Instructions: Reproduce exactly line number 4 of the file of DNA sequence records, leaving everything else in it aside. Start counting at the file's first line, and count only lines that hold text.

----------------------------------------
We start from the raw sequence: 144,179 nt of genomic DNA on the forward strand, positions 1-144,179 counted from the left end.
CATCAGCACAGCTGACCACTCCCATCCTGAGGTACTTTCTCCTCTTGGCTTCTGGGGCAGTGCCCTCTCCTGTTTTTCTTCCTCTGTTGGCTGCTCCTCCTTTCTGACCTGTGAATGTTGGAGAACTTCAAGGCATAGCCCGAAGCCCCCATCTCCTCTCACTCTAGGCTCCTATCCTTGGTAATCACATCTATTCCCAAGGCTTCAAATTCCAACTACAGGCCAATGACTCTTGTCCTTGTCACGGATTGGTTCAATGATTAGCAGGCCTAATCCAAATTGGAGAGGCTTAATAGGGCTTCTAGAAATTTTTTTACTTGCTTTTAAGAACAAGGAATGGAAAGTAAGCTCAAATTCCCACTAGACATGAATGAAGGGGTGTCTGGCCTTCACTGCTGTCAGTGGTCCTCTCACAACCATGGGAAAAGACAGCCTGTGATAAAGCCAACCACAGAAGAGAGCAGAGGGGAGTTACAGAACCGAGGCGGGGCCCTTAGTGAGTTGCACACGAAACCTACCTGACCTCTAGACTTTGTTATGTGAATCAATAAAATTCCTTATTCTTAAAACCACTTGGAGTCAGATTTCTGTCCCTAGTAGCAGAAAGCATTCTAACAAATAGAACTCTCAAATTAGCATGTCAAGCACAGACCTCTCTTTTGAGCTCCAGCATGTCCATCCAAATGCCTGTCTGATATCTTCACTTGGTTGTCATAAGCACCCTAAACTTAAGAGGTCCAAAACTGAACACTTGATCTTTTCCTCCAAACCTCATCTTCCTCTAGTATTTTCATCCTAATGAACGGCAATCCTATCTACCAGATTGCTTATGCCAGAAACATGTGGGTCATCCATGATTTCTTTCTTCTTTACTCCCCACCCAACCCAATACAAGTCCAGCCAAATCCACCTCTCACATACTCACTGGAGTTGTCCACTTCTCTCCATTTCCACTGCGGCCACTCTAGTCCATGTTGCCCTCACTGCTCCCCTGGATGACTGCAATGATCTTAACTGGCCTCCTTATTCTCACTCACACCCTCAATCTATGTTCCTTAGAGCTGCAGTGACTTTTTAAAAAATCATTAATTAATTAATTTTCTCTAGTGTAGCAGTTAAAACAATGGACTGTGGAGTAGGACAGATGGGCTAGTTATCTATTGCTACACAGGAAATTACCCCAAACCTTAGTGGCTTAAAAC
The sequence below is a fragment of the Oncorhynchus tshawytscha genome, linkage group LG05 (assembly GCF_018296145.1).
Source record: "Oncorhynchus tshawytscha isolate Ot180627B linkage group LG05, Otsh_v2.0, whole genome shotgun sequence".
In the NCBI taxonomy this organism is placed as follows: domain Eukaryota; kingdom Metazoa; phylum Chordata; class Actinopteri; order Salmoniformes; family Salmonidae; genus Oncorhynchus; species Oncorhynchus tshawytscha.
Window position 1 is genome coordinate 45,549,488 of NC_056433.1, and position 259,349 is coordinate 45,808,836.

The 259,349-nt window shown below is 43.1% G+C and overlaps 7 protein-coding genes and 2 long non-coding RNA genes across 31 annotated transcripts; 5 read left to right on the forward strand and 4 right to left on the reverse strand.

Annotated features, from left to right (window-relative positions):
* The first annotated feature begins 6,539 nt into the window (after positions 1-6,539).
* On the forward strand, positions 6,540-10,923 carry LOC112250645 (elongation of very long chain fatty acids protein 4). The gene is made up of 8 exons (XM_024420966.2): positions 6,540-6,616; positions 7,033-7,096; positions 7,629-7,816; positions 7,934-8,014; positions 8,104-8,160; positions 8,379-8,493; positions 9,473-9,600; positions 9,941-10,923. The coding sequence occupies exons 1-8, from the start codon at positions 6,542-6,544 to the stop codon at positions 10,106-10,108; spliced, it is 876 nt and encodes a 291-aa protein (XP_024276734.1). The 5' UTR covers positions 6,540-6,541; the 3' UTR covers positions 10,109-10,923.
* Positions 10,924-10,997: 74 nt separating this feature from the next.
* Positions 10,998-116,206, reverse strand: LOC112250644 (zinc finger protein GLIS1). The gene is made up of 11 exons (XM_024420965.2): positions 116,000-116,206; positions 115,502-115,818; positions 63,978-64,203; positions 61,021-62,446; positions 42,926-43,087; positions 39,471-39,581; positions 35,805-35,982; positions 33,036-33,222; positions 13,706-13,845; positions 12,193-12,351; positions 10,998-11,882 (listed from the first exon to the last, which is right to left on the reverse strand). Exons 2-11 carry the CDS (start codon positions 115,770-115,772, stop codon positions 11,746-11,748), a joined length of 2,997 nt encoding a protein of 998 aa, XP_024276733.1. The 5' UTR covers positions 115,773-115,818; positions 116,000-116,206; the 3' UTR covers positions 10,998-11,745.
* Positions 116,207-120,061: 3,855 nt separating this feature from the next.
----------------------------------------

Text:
Source record: "Oncorhynchus tshawytscha isolate Ot180627B linkage group LG05, Otsh_v2.0, whole genome shotgun sequence".